KNOXVILLE, Tenn. (AP) A judge has ruled that a reference to Peyton Manning can remain in a Title IX lawsuit filed against the University of Tennessee and that the case shouldn't be moved from Nashville to Knoxville.
U.S. District Judge Aleta Trauger issued the ruling Tuesday.
The lawsuit filed in Nashville by eight unidentified women says Tennessee has violated Title IX regulations and created a ''hostile sexual environment'' through a policy of indifference toward assaults by athletes.
One paragraph mentions a sexual harassment complaint made by a Tennessee trainer in 1996 that included Manning, then the Volunteers quarterback.
Lawyers for the school said the Manning reference should be struck because of its ''utter lack of relevance'' to the lawsuit. They also had filed a separate motion to dismiss the case in its entirety due to it being in an improper venue or to move it from Nashville to Knoxville, where the university is located.
Plaintiffs said the Manning reference is ''entirely relevant'' to show the existence of a ''hostile and discriminatory sexual environment.''
The plaintiffs also said the motion to dismiss or move the case due to a lack of venue was ''entirely without merit'' and noted that all eight plaintiffs filed declarations saying that having the case in Nashville would be ''more convenient, less expensive, and necessary to avoid the trauma and mental anguish'' associated with having the trial in Knoxville.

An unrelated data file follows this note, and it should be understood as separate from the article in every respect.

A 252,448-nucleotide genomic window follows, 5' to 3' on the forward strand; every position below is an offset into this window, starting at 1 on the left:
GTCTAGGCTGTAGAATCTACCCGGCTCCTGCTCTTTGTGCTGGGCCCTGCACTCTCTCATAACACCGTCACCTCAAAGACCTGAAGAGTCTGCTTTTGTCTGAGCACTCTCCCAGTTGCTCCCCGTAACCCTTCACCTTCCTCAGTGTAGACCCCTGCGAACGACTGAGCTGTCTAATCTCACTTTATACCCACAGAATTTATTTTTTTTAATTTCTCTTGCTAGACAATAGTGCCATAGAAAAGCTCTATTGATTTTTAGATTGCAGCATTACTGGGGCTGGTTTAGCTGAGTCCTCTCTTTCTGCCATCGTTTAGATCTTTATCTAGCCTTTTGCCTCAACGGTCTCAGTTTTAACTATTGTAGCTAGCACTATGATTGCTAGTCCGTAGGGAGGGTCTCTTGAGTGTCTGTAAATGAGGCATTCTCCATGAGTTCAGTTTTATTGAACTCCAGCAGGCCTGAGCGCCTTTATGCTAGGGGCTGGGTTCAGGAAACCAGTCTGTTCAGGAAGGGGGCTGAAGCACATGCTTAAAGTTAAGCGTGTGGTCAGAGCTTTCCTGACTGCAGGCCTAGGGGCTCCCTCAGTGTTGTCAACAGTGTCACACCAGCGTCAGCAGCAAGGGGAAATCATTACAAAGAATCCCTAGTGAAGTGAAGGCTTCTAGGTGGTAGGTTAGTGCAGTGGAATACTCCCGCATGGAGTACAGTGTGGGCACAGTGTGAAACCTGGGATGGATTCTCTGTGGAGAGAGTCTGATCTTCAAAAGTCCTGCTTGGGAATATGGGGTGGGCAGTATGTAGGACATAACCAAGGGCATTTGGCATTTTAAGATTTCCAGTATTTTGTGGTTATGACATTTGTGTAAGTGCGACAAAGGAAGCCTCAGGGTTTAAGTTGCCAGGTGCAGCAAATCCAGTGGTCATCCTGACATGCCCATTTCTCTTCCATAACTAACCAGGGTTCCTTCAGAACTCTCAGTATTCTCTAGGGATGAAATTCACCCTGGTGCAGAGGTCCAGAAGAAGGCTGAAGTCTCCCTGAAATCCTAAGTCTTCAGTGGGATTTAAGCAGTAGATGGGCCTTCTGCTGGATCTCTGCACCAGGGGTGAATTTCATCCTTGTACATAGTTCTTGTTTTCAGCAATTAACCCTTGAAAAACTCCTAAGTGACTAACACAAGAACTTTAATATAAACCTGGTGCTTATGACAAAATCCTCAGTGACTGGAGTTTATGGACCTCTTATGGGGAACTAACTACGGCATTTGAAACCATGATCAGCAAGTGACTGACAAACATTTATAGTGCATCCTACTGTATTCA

In her ruling, Trauger said the university hasn't shown that the Manning reference ''bears no possible relation to this action.'' Trauger also said that while it would be more convenient for school officials to have the case in Knoxville, ''UT has not pointed to any evidence, aside from the distance between Knoxville and Nashville, to show that this inconvenience would be so significant as to tip the scales in favor of relocating this lawsuit.''
''While we believe this case would be more properly heard in the Eastern District of Tennessee in Knoxville given the location of events alleged and the residency of a majority of witnesses, we've said before that this was a decision for the judge to make,'' Bill Ramsey, the lawyer for the school, said in a statement. ''She has done so, and we will proceed in Nashville. The university is confident the truth will come out no matter where the case is heard.''
David Randolph Smith, the lawyer representing the plaintiffs, declined comment.
Trauger said she would reserve judgment on the school's motion to dismiss the case for failure to state a claim and to strike additional portions of the plaintiffs' complaint.